The 1970 Ancash earthquake or Great Peruvian earthquake occurred on May 31 off the coast of Peru in the Pacific Ocean. Combined with a resultant landslide, it was the worst catastrophic natural disaster ever recorded in the history of Peru. Due to the large amounts of snow and ice included in the landslide and its estimated 54,000 to 74,000 casualties, it is also considered to be the world's deadliest avalanche.
The earthquake struck on a Sunday afternoon at 15:23:31 local time (20:23:31 UTC) and lasted 45 seconds. The quake destabilized the northern wall of Mount Huascarán, causing a rock, ice and snow avalanche and burying the towns of Yungay and Ranrahirca. The avalanche started as a sliding mass of glacial ice and rock about 3,000 feet (910 m) wide and one mile (1.6 km) long. It advanced about 11 miles (18 km) to the village of Yungay at an average speed of 280 to 335 km per hour. The fast-moving mass picked up glacial deposits and by the time it reached Yungay, it is estimated to have consisted of about 80 million cubic meters (80,000,000 m³) of water, mud, and rocks.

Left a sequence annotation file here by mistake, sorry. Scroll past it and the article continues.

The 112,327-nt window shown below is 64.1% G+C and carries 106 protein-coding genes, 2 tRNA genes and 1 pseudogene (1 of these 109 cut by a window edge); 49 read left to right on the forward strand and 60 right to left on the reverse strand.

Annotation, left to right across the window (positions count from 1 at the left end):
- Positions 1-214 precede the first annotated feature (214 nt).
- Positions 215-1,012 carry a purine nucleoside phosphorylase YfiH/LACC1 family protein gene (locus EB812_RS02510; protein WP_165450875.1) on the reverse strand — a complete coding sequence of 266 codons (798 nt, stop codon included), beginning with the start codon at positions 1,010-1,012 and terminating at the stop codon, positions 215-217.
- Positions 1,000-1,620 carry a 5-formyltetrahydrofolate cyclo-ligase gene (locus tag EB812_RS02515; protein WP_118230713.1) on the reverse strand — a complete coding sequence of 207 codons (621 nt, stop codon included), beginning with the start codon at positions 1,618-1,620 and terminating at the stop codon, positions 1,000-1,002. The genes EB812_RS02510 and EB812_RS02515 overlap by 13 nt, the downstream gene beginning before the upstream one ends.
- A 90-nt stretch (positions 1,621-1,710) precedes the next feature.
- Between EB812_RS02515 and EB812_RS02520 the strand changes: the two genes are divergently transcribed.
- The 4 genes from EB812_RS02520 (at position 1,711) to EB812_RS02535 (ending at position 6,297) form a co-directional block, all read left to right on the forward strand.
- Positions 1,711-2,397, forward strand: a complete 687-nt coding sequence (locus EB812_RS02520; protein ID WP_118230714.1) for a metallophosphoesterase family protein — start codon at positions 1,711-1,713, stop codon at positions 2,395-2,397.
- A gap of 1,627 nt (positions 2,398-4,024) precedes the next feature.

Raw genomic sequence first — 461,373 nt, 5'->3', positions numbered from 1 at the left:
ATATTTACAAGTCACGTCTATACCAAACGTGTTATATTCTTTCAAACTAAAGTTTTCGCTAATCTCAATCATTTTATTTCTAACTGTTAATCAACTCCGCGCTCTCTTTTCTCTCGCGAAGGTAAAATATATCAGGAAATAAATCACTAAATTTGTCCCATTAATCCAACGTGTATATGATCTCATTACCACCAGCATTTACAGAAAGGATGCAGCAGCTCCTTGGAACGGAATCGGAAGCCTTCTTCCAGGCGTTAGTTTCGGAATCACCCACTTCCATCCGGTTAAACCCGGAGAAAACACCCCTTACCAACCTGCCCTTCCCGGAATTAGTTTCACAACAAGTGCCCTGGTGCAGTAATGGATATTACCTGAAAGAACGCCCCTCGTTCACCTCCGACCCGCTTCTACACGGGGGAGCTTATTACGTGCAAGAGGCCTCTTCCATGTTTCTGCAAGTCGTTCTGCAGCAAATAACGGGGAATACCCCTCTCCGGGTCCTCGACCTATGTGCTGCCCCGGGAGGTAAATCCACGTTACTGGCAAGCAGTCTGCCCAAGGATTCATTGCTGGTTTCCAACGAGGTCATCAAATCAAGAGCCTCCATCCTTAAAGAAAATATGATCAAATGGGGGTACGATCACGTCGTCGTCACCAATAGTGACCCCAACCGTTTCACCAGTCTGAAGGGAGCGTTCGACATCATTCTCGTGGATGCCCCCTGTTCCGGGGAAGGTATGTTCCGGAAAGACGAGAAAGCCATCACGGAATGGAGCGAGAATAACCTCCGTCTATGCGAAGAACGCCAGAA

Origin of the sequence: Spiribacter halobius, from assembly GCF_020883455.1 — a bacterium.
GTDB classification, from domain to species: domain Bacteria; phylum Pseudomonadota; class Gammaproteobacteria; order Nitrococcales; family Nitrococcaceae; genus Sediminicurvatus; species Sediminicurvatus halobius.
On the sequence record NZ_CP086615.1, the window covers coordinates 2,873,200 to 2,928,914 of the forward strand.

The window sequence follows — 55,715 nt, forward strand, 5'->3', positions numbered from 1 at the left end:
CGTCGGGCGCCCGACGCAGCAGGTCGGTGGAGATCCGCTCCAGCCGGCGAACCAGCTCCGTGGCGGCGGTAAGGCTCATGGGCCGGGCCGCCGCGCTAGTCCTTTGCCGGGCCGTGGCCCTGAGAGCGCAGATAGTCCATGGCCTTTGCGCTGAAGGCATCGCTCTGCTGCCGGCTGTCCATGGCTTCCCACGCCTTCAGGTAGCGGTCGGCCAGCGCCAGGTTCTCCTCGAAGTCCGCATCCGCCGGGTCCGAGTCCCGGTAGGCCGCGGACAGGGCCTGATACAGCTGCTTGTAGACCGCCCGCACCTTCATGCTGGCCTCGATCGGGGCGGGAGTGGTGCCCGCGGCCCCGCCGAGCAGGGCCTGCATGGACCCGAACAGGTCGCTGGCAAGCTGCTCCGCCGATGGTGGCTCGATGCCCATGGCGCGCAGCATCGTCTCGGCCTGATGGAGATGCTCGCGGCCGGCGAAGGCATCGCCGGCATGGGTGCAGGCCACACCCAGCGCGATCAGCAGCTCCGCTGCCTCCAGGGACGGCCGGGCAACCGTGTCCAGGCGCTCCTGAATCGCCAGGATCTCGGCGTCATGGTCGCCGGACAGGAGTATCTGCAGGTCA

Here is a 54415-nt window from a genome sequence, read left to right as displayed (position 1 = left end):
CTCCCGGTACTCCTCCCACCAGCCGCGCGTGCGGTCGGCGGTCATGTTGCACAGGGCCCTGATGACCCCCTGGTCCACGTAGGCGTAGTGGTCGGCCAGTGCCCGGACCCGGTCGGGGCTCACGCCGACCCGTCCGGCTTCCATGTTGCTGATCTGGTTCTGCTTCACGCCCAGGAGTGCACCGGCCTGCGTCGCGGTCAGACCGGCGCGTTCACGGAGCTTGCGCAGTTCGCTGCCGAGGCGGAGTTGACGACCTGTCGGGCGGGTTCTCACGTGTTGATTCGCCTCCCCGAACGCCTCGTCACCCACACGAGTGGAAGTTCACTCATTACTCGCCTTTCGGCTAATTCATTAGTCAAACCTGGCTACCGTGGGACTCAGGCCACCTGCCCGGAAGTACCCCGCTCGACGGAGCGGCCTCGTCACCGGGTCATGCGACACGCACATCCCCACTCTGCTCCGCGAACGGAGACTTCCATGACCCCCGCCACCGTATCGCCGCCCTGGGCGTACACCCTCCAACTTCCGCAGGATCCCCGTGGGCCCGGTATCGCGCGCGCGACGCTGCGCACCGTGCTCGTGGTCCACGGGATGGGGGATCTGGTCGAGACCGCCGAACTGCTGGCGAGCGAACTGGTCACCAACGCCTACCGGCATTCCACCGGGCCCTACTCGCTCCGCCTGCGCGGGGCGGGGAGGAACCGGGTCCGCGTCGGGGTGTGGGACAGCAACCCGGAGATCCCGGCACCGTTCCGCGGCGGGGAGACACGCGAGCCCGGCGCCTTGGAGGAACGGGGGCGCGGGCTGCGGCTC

Yungay Viejo (2500 m) as seen from the cemetery hill. The light shaded area shows the location of the landslide (ice, mud, debris avalanche) on 31.05.1970, caused by an earthquake, in which a part of the western flank of Huascaran Norte broke (6652 m). Yungay Nuevo is behind the shaded area in the center.
^ abcdUtsu, T. R. (2002), "A List of Deadly Earthquakes in the World: 1500-2000", International Handbook of Earthquake & Engineering Seismology, Part A, Volume 81A (First ed.), Academic Press, p. 708, ISBN978-0124406520